Conflict of Interest Statement

The authors declare that the research was conducted in the absence of any commercial or financial relationships that could be construed as a potential conflict of interest.

Acknowledgments

Preparation of this work was supported by funds from the Spanish Ministry of Economy and Competitiveness (grants FFI2013-43823-P and FFI2014-61888-EXP), as well as funds from a Marie Curie International Reintegration Grant from the European Union (PIRG-GA-2009-256413), research funds from the Fundació Bosch i Gimpera, and from the Generalitat de Catalunya (2014-SGR-200). In addition to the reviewers, we wish to thank Bridget Samuels for bringing the relevance of GLI1 to our attention, and Constantina Theofanopoulou for illuminating discussions at all stages of our research.

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Keywords: osteogenesis, neurogenesis, modern cognition, language evolution, RUNX2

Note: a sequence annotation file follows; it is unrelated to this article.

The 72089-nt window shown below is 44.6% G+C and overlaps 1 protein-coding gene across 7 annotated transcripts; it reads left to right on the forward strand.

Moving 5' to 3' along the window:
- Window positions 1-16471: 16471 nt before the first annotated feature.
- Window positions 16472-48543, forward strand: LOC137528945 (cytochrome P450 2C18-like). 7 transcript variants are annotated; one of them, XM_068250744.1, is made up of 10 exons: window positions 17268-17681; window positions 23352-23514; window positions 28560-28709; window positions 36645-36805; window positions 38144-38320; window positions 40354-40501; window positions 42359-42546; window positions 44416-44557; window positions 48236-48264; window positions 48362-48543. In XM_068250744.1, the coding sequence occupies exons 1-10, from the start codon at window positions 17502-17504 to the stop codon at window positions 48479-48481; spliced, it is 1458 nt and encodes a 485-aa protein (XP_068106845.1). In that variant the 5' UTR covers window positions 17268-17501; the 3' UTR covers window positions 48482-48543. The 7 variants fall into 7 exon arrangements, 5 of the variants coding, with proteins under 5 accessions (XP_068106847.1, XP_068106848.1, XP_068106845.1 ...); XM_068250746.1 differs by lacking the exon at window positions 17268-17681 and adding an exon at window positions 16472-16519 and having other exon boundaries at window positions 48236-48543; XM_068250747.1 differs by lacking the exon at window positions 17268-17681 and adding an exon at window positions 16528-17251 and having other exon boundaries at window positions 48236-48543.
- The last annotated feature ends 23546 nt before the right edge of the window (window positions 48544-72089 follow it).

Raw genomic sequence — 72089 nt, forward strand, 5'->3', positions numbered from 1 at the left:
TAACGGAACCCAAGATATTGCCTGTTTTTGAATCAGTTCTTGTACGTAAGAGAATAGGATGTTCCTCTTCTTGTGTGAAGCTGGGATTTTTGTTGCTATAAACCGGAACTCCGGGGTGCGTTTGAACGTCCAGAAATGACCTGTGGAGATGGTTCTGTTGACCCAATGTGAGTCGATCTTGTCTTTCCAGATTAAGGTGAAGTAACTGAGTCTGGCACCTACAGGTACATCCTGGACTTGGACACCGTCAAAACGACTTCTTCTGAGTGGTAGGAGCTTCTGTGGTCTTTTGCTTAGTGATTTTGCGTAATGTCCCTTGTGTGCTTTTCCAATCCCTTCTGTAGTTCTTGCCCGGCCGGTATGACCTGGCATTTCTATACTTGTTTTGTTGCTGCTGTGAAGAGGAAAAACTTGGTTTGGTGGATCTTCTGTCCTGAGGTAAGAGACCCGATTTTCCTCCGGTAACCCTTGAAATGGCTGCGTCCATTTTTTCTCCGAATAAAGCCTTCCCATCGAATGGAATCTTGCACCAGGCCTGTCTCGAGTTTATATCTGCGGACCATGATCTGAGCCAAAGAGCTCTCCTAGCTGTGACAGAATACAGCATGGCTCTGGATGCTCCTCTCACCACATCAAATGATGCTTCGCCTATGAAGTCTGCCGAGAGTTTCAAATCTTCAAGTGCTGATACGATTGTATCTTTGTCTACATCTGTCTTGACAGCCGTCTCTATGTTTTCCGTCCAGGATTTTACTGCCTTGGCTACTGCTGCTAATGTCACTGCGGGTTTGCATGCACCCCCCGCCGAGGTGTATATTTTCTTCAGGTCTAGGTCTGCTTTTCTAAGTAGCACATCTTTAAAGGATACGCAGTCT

Citation: Boeckx C and Benítez-Burraco A (2015) Osteogenesis and neurogenesis: a robust link also for language evolution. Front. Cell. Neurosci. 9:291. doi: 10.3389/fncel.2015.00291

Received: 18 March 2015; Accepted: 15 July 2015;
Published: 28 July 2015.

Edited by:

Wanda Lattanzi, Università Cattolica del Sacro Cuore, Italy

Reviewed by:

Maria Concetta Geloso, Università Cattolica del Sacro Cuore, Italy
Roberta Perri, Fondazione IRCCS Santa Lucia, Italy

Copyright © 2015 Boeckx and Benítez-Burraco. This is an open-access article distributed under the terms of the Creative Commons Attribution License (CC BY). The use, distribution or reproduction in other forums is permitted, provided the original author(s) or licensor are credited and that the original publication in this journal is cited, in accordance with accepted academic practice. No use, distribution or reproduction is permitted which does not comply with these terms.

*Correspondence: Antonio Benítez-Burraco, antonio.benitez@dfesp.uhu.es